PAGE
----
Cave exploration is the next big thing in geological tourism, a major global trend for niche tourists. And here in Saudi we are more than lucky with an abundance of locations across the country for cave lovers to discover and enjoy.
Driven by a quest for unraveling mystery, I had my first experience of caving a couple of years ago while visiting and camping by the site of Umm Jersan cave. This one is quite unique as it is the largest and most celebrated cave in the Arabian Peninsula. I revisited Um Jersan recently, and it remains as majestic as it was the first time around.
Located in Harrat Khayber, a 14,000 sq.m. lava field North of Almadinah, Um Jersan is a well-known cave due to its incredible length (1,500 meters) and one-of-a-kind natural formations and occurrences. It has been, in a way, a hospitable refuge to many creatures, including humans, throughout thousands of years.
Nowadays, there are local tourist guides who are specialized in caves such as the Cave Exploring Team which is a group of licensed and trained tour guides.
They believe in the value of caves as an economic driver for tourism and maintain strong principles behind their work. Their motto is, when visiting a cave, you should “Leave no trace but of your footprints, no taking anything but photos, and no killing anything but time.” These are solid rules important to create awareness for preserving and appreciating caves as they contain a resilient yet fragile ecosystem of their own.
Caving is a serious matter and it should be approached with diligence. I learned that visiting caves is not a solo adventure and everyone should strictly follow the “Three People Rule” by never getting into a cave alone rather with two other people at all times. No compromise on safety is crucial.It might not be everyone’s cup of tea, this business of going under the surface of earth and into the unknown. But caves do hold within them treasures valuable to scientists, tourists and many others. There lies within remnants of once living creatures, birds, and animals who now use it as a shelter, as well as exceptionally beautiful natural formations and other features within the rocks. The damp air, silence and darkness of the cave were my opportunity to set my camera on a tripod and on long exposure mode which revealed the cave’s internal rock’s surface and illuminated the awe-inspiring details that took literally millions of years to be in its present form.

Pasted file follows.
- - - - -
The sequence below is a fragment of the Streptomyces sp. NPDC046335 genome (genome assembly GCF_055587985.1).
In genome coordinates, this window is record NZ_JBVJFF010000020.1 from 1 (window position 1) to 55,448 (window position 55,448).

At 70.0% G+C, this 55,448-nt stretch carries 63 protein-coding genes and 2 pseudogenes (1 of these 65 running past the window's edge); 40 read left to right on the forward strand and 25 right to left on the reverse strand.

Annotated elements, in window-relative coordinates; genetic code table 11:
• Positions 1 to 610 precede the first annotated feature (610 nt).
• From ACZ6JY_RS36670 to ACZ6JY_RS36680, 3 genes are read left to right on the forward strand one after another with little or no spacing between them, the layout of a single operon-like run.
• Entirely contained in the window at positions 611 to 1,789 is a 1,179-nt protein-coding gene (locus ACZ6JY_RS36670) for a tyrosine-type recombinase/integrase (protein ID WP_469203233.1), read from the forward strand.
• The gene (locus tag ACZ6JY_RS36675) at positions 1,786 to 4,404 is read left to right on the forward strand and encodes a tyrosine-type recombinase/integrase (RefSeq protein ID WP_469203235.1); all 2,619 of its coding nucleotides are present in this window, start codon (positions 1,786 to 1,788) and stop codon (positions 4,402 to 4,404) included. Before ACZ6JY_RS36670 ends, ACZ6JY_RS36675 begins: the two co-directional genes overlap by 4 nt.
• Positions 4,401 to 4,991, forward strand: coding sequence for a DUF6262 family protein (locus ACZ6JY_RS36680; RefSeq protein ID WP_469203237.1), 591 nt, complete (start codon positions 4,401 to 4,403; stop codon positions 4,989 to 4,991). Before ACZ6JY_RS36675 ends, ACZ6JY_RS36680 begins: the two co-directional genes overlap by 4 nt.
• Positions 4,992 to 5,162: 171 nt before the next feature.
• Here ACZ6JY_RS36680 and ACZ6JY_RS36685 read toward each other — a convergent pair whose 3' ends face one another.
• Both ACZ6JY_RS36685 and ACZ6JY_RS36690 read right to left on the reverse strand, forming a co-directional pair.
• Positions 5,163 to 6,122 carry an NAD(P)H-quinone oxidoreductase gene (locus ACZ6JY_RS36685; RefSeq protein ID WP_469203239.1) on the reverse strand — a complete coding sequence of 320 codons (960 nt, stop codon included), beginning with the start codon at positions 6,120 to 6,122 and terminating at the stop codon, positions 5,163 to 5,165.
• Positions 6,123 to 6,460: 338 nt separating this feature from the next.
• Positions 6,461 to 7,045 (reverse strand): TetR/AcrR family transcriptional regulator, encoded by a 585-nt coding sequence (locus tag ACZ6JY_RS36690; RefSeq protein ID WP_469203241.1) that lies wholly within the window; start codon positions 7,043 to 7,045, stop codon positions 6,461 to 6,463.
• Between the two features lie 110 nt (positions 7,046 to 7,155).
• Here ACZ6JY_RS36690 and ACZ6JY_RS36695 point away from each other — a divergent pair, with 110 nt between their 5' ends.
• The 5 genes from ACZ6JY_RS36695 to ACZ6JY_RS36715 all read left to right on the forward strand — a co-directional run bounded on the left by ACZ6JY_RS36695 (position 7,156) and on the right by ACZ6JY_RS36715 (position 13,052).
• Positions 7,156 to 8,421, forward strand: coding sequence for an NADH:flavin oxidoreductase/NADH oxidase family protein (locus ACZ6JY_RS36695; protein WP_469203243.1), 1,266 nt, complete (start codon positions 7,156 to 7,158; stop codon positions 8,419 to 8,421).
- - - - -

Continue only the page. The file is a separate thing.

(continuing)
Back into the light of day after accessing the cave from the other side, many questions come to mind about the true value of caves beyond other apparent ones, whether scientific or recreational. Why would we care about caves? I think one of the answers could be related to their relationship with time. Given how long it took them to form and the countless stories they carry inside, caves are, in a way, a witness on time itself.
Cave Exploring Team